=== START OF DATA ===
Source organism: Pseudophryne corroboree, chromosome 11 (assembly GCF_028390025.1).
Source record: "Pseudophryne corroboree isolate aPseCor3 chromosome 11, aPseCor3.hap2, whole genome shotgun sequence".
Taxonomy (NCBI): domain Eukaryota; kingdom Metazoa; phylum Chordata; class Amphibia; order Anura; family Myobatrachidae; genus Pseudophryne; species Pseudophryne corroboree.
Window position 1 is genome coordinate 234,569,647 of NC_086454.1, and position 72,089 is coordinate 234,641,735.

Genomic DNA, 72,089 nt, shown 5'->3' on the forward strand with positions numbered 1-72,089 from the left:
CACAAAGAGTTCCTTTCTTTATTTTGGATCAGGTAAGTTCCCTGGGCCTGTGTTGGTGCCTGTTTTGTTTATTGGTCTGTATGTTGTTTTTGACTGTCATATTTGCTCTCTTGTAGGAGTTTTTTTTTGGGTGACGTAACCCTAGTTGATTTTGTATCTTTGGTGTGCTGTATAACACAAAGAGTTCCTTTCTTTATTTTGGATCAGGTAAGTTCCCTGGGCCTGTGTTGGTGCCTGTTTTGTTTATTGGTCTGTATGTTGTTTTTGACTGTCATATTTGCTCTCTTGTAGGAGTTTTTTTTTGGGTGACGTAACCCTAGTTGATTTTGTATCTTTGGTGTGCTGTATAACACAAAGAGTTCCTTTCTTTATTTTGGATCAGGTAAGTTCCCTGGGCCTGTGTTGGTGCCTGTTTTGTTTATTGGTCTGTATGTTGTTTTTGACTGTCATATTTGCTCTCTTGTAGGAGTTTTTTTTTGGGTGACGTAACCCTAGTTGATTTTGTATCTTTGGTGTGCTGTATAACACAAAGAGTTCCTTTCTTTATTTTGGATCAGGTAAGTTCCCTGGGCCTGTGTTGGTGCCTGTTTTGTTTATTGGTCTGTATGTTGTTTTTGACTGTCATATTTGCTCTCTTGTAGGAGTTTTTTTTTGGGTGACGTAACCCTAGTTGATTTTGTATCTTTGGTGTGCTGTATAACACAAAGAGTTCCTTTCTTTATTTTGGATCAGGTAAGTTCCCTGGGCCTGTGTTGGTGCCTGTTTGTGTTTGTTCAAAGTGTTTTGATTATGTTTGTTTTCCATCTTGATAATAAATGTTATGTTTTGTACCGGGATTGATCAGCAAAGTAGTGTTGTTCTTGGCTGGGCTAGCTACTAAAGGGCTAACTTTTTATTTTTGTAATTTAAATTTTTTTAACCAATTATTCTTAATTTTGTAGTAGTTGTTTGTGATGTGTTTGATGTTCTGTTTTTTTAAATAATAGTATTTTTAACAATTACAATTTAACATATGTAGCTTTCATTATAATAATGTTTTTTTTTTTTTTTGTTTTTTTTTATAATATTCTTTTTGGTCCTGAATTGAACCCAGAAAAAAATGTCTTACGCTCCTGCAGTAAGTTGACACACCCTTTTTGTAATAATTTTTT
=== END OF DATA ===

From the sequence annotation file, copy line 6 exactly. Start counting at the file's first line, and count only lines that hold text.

CACAAAGAGTTCCTTTCTTTATTTTGGATCAGGTAAGTTCCCTGGGCCTGTGTTGGTGCCTGTTTTGTTTATTGGTCTGTATGTTGTTTTTGACTGTCATATTTGCTCTCTTGTAGGAGTTTTTTTTTGGGTGACGTAACCCTAGTTGATTTTGTATCTTTGGTGTGCTGTATAACACAAAGAGTTCCTTTCTTTATTTTGGATCAGGTAAGTTCCCTGGGCCTGTGTTGGTGCCTGTTTTGTTTATTGGTCTGTATGTTGTTTTTGACTGTCATATTTGCTCTCTTGTAGGAGTTTTTTTTTGGGTGACGTAACCCTAGTTGATTTTGTATCTTTGGTGTGCTGTATAACACAAAGAGTTCCTTTCTTTATTTTGGATCAGGTAAGTTCCCTGGGCCTGTGTTGGTGCCTGTTTTGTTTATTGGTCTGTATGTTGTTTTTGACTGTCATATTTGCTCTCTTGTAGGAGTTTTTTTTTGGGTGACGTAACCCTAGTTGATTTTGTATCTTTGGTGTGCTGTATAACACAAAGAGTTCCTTTCTTTATTTTGGATCAGGTAAGTTCCCTGGGCCTGTGTTGGTGCCTGTTTTGTTTATTGGTCTGTATGTTGTTTTTGACTGTCATATTTGCTCTCTTGTAGGAGTTTTTTTTTGGGTGACGTAACCCTAGTTGATTTTGTATCTTTGGTGTGCTGTATAACACAAAGAGTTCCTTTCTTTATTTTGGATCAGGTAAGTTCCCTGGGCCTGTGTTGGTGCCTGTTTGTGTTTGTTCAAAGTGTTTTGATTATGTTTGTTTTCCATCTTGATAATAAATGTTATGTTTTGTACCGGGATTGATCAGCAAAGTAGTGTTGTTCTTGGCTGGGCTAGCTACTAAAGGGCTAACTTTTTATTTTTGTAATTTAAATTTTTTTAACCAATTATTCTTAATTTTGTAGTAGTTGTTTGTGATGTGTTTGATGTTCTGTTTTTTTAAATAATAGTATTTTTAACAATTACAATTTAACATATGTAGCTTTCATTATAATAATGTTTTTTTTTTTTTTTGTTTTTTTTTATAATATTCTTTTTGGTCCTGAATTGAACCCAGAAAAAAATGTCTTACGCTCCTGCAGTAAGTTGACACACCCTTTTTGTAATAATTTTTT